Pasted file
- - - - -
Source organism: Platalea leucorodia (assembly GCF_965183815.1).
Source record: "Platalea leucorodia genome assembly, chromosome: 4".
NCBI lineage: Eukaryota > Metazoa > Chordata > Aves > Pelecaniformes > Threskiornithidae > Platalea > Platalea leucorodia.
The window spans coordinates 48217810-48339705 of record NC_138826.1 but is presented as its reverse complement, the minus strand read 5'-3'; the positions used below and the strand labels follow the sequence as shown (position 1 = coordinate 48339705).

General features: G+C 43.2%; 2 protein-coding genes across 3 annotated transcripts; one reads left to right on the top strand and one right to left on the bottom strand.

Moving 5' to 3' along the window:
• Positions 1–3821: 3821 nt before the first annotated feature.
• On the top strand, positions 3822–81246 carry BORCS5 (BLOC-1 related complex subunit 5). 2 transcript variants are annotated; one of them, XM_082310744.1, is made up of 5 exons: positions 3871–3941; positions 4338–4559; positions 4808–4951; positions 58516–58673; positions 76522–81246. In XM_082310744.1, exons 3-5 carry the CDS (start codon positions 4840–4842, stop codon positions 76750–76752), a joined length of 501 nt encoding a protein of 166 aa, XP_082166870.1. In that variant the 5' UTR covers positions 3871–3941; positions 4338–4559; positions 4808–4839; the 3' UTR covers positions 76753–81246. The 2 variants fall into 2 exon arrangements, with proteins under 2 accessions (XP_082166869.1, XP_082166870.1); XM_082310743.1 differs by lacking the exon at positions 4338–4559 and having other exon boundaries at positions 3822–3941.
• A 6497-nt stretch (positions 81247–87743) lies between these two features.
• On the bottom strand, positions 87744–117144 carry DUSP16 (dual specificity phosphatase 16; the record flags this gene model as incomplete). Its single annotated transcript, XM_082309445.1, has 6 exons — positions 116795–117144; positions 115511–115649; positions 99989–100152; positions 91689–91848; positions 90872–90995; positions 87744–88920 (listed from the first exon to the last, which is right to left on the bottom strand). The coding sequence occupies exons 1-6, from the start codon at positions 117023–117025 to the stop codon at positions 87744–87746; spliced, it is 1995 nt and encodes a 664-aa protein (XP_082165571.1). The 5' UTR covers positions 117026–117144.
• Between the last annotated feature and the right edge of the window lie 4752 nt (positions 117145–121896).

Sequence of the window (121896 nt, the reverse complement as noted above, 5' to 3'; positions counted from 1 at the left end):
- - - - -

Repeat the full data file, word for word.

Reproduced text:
Source organism: Platalea leucorodia (assembly GCF_965183815.1).
Source record: "Platalea leucorodia genome assembly, chromosome: 4".
NCBI lineage: Eukaryota > Metazoa > Chordata > Aves > Pelecaniformes > Threskiornithidae > Platalea > Platalea leucorodia.
The window spans coordinates 48217810-48339705 of record NC_138826.1 but is presented as its reverse complement, the minus strand read 5'-3'; the positions used below and the strand labels follow the sequence as shown (position 1 = coordinate 48339705).

General features: G+C 43.2%; 2 protein-coding genes across 3 annotated transcripts; one reads left to right on the top strand and one right to left on the bottom strand.

Moving 5' to 3' along the window:
• Positions 1–3821: 3821 nt before the first annotated feature.
• On the top strand, positions 3822–81246 carry BORCS5 (BLOC-1 related complex subunit 5). 2 transcript variants are annotated; one of them, XM_082310744.1, is made up of 5 exons: positions 3871–3941; positions 4338–4559; positions 4808–4951; positions 58516–58673; positions 76522–81246. In XM_082310744.1, exons 3-5 carry the CDS (start codon positions 4840–4842, stop codon positions 76750–76752), a joined length of 501 nt encoding a protein of 166 aa, XP_082166870.1. In that variant the 5' UTR covers positions 3871–3941; positions 4338–4559; positions 4808–4839; the 3' UTR covers positions 76753–81246. The 2 variants fall into 2 exon arrangements, with proteins under 2 accessions (XP_082166869.1, XP_082166870.1); XM_082310743.1 differs by lacking the exon at positions 4338–4559 and having other exon boundaries at positions 3822–3941.
• A 6497-nt stretch (positions 81247–87743) lies between these two features.
• On the bottom strand, positions 87744–117144 carry DUSP16 (dual specificity phosphatase 16; the record flags this gene model as incomplete). Its single annotated transcript, XM_082309445.1, has 6 exons — positions 116795–117144; positions 115511–115649; positions 99989–100152; positions 91689–91848; positions 90872–90995; positions 87744–88920 (listed from the first exon to the last, which is right to left on the bottom strand). The coding sequence occupies exons 1-6, from the start codon at positions 117023–117025 to the stop codon at positions 87744–87746; spliced, it is 1995 nt and encodes a 664-aa protein (XP_082165571.1). The 5' UTR covers positions 117026–117144.
• Between the last annotated feature and the right edge of the window lie 4752 nt (positions 117145–121896).

Sequence of the window (121896 nt, the reverse complement as noted above, 5' to 3'; positions counted from 1 at the left end):